In Atmaporichoy, the Kobiguru also expressed his disappointment with various institutions and attitudes to academic mores. When he critiques these, I experienced disillusionment. It is difficult to accept an idol as a human. Just as one wants to see no flaws in one’s parents, hear no complaints and one tends to treat them as Gods, idols also suffer from a similar need in their fan base. However, I did progress from idolisation, to humanisation with flaws to admiration for what touches your heart.
Tagore’s writing does that. Touches one’s heart in a way that envelopes one’s being. I find his need for union with nature, his ideology profound as are the values taught in his novels. Gora (1909), the story of an Irish orphaned and abandoned during the Sepoy Mutiny of 1875, brought up in strict Hindu Brahmanical traditions, wrecks all concepts of caste, religious and class barriers that had been so carefully used by politicians to fan divides. For me, it was an eye opener.
Tagore authored more than 2,000 songs and poems, number of dance dramas, about a dozen novels and many short stories and essays. I have read only a few. But I would like to mention a few which have impacted me in a big way. Ghore Baire (The Home and the World) has been popularised by the Satyajit Ray production (1984). In both the novels, Ghore Baire (1916) and Gora, Tagore’s outlook on nationalism defines itself as very different from that of the Congress or politicians putting forth a dream of a new India. He spells out his stand in the voice of Nikhilesh in Ghore Baire: “I am willing to serve my country; but the One I will invoke is far above it. If I pray to my country, it will be disastrous for her.” Nikhilesh further questions a freedom fighter, Sandipbabu: “… if you disregard the presence of God in another land and feel hatred towards it, how will your worship be complete?” Through portrayals like that of Nikhilesh who persistently tries to develop land and tenants under his Zamindari and poems like Krishnokoli and Puraton Bhrita, Tagore expressed the need to flatten the divides that have become so prominent during the pandemic in India, where the justification of slums like Dharavi appals. The inhuman outlook where clean water and bathrooms for individuals are not seen as an essential commodity and living in squalor is approved and turned into tourism is frightening.
How have our lives improved in the post-colonial regime? Do we all have clean plumbing, food and water? In Tagore’s novel Chatturanga (The Quartet, 1916), Jagmohan, an affluent atheist, actually dies of plague during the pandemic, feeding and tending to Muslims tanners in the neighbourhood. Nikhilesh himself in Ghore Baire defies the call of the nationalistic chant of ‘Vande Mataram’ to look after his own tenants irrespective of their caste, religion or creed. For all these spokespersons of Tagore’s ideology welfare of mankind came before all else. Jagmohan tells his brother: “Yes, these Muslim chamars are my gods. You will notice among all the deities they are distinguished by a remarkable ability to polish off whatever eatables are placed before them. None of your gods can do that. I love to watch this miracle, so I have invited my gods into my home. If you weren’t blind to true divinity you would be pleased at this.” Putting man above ‘isms’ is something Tagore wrote about in Gora too – where the protagonist who thinks of himself as a high caste brahmin actually eats and lives with a poor Muslim family in the outskirts of a village.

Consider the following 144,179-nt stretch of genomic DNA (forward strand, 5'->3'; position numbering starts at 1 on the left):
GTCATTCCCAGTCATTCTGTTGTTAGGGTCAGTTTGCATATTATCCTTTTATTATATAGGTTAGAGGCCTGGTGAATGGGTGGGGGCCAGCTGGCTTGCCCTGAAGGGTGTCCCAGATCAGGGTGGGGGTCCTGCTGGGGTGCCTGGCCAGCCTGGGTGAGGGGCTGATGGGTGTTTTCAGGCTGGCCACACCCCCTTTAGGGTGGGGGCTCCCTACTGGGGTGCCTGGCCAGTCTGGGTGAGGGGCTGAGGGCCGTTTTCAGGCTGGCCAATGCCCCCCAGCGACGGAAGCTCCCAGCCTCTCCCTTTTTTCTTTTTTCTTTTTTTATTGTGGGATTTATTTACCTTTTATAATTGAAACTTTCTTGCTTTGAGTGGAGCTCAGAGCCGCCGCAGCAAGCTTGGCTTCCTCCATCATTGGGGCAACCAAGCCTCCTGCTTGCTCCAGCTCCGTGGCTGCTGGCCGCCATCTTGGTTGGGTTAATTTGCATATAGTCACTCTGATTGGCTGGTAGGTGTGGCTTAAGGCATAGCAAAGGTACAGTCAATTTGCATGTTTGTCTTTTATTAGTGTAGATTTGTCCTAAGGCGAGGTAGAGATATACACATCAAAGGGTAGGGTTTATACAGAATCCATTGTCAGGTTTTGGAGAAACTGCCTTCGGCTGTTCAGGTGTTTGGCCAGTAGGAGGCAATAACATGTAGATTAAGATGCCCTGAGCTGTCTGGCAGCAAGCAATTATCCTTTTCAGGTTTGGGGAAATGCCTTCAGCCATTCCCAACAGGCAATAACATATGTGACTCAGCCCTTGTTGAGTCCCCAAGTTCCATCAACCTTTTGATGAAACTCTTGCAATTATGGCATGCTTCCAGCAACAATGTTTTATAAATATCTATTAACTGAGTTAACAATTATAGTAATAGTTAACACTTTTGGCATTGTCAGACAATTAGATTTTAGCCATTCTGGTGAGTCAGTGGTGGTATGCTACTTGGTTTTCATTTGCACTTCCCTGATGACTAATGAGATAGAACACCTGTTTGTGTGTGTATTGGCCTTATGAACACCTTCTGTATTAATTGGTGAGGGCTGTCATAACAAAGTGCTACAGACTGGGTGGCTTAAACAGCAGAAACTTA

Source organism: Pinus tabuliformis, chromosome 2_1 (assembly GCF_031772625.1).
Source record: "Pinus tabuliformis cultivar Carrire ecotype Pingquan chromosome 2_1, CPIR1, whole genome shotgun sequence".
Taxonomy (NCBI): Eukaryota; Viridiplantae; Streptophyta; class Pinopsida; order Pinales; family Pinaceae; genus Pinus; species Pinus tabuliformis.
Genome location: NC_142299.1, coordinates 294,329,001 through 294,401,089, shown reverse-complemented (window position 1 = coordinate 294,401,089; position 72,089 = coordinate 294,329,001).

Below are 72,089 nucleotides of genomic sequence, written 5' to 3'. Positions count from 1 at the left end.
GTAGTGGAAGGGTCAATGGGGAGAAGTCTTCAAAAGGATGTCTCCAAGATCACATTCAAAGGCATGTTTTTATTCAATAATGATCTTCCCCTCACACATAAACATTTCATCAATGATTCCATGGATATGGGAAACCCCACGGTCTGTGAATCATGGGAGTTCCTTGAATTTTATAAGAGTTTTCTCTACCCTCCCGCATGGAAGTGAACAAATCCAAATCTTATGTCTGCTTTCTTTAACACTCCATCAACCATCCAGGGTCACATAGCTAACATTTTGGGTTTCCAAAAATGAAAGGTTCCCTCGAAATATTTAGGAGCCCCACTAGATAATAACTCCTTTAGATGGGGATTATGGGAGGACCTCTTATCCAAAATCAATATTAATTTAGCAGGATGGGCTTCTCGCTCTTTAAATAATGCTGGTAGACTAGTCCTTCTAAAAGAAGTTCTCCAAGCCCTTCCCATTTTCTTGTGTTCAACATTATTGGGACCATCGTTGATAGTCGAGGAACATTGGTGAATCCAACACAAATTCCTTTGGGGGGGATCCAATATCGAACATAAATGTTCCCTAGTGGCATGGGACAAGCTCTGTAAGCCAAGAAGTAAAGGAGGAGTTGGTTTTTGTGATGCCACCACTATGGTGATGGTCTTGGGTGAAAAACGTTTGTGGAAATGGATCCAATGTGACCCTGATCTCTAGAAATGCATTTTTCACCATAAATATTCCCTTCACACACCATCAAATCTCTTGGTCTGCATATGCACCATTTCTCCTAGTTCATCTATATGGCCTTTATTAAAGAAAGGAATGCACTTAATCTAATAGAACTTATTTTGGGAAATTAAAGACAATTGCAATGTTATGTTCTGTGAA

Tagore had put humanitarian concerns above a form of nationalism that justifies the nation above human needs – and that was long before the pandemic of the twenty first century where the virus sees no difference between economic or societal divides. And yet, we, the humans, overlook the needs of the members of our own species, the domestic workers and labourers who builds our homes, work in mines and fields, people who are less privileged and continue to work to satisfy our daily wants. They also need food, housing, hygiene, bathrooms and clean potable water. It is time to learn to respect and treat them perhaps as Jagmohan or Gora did – as our fellow humans who have the same needs. That is a change in our mindsets that Tagore’s ideology perhaps hoped to inculcate in us. The bridging of these divides was perhaps a dream the Kobiguru had over and above ‘isms’ and political needs of a patch of land which overlooked basic human requirements.
In his essays on nationalism, Tagore wrote: “…it is my conviction that my countrymen will gain truly their India by fighting against that education which teaches them that a country is greater than the ideals of humanity.” His outlook has been summed up beautifully in a book by Bidyut Chakrabarty, Socio-political Thought of Rabindranath Tagore: “Despite sharing the nationalistic condemnation of the colonizer, Tagore never allowed this restrictive vision to cloud his concern for human emancipation.”
Tagore saw the truth as above politics and narrow interest groups. He dreamt of a world where “knowledge is free” and “the world has not been broken up into fragments by narrow domestic walls”. In the spirit of Ubuntu, we can find free knowledge and the movement towards uniting under a single blue sky depends on how we think. Let us, while celebrating his writing, imbibe his spirit and move beyond a dystopian outlook to one that embraces freedom with responsibility.
Classic Rabindranath Tagore, Complete and Unabridged, Penguin Books India, 2011: All the quotations from Tagore novels are from this book.
All the translations of the poems can be found in Borderless Journal.
Mitali Chakravarty writes in hope of a world undivided by manmade constructs. In that spirit has founded the Borderless Journal, an online forum to unite with ideas.